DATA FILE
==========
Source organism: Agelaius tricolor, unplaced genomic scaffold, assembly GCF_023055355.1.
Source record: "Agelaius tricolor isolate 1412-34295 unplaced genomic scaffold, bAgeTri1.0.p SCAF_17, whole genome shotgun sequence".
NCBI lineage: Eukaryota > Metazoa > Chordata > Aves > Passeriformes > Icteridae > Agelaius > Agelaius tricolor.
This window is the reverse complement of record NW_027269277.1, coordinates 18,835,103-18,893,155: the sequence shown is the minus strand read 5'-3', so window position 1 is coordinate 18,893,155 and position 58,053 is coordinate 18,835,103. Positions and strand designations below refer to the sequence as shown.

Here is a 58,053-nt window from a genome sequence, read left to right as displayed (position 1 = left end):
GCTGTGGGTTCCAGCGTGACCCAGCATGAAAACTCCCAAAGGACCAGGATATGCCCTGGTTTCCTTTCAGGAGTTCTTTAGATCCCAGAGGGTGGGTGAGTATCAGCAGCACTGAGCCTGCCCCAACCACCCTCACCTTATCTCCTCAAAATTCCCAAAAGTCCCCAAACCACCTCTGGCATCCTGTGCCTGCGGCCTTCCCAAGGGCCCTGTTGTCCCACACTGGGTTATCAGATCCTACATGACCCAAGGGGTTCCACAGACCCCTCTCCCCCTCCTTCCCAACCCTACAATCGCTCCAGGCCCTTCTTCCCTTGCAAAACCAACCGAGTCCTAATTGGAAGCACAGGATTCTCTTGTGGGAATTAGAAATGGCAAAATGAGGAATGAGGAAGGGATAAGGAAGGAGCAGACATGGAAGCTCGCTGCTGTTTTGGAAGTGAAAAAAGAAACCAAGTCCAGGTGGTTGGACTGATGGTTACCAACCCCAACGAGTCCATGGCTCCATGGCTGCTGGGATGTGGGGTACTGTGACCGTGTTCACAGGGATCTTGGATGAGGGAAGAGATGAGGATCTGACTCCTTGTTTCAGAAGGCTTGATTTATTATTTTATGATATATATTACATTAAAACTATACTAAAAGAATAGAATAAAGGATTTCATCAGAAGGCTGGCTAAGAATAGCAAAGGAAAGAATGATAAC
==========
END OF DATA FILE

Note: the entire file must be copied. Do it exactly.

Source organism: Agelaius tricolor, unplaced genomic scaffold, assembly GCF_023055355.1.
Source record: "Agelaius tricolor isolate 1412-34295 unplaced genomic scaffold, bAgeTri1.0.p SCAF_17, whole genome shotgun sequence".
NCBI lineage: Eukaryota > Metazoa > Chordata > Aves > Passeriformes > Icteridae > Agelaius > Agelaius tricolor.
This window is the reverse complement of record NW_027269277.1, coordinates 18,835,103-18,893,155: the sequence shown is the minus strand read 5'-3', so window position 1 is coordinate 18,893,155 and position 58,053 is coordinate 18,835,103. Positions and strand designations below refer to the sequence as shown.

Here is a 58,053-nt window from a genome sequence, read left to right as displayed (position 1 = left end):
GCTGTGGGTTCCAGCGTGACCCAGCATGAAAACTCCCAAAGGACCAGGATATGCCCTGGTTTCCTTTCAGGAGTTCTTTAGATCCCAGAGGGTGGGTGAGTATCAGCAGCACTGAGCCTGCCCCAACCACCCTCACCTTATCTCCTCAAAATTCCCAAAAGTCCCCAAACCACCTCTGGCATCCTGTGCCTGCGGCCTTCCCAAGGGCCCTGTTGTCCCACACTGGGTTATCAGATCCTACATGACCCAAGGGGTTCCACAGACCCCTCTCCCCCTCCTTCCCAACCCTACAATCGCTCCAGGCCCTTCTTCCCTTGCAAAACCAACCGAGTCCTAATTGGAAGCACAGGATTCTCTTGTGGGAATTAGAAATGGCAAAATGAGGAATGAGGAAGGGATAAGGAAGGAGCAGACATGGAAGCTCGCTGCTGTTTTGGAAGTGAAAAAAGAAACCAAGTCCAGGTGGTTGGACTGATGGTTACCAACCCCAACGAGTCCATGGCTCCATGGCTGCTGGGATGTGGGGTACTGTGACCGTGTTCACAGGGATCTTGGATGAGGGAAGAGATGAGGATCTGACTCCTTGTTTCAGAAGGCTTGATTTATTATTTTATGATATATATTACATTAAAACTATACTAAAAGAATAGAATAAAGGATTTCATCAGAAGGCTGGCTAAGAATAGCAAAGGAAAGAATGATAAC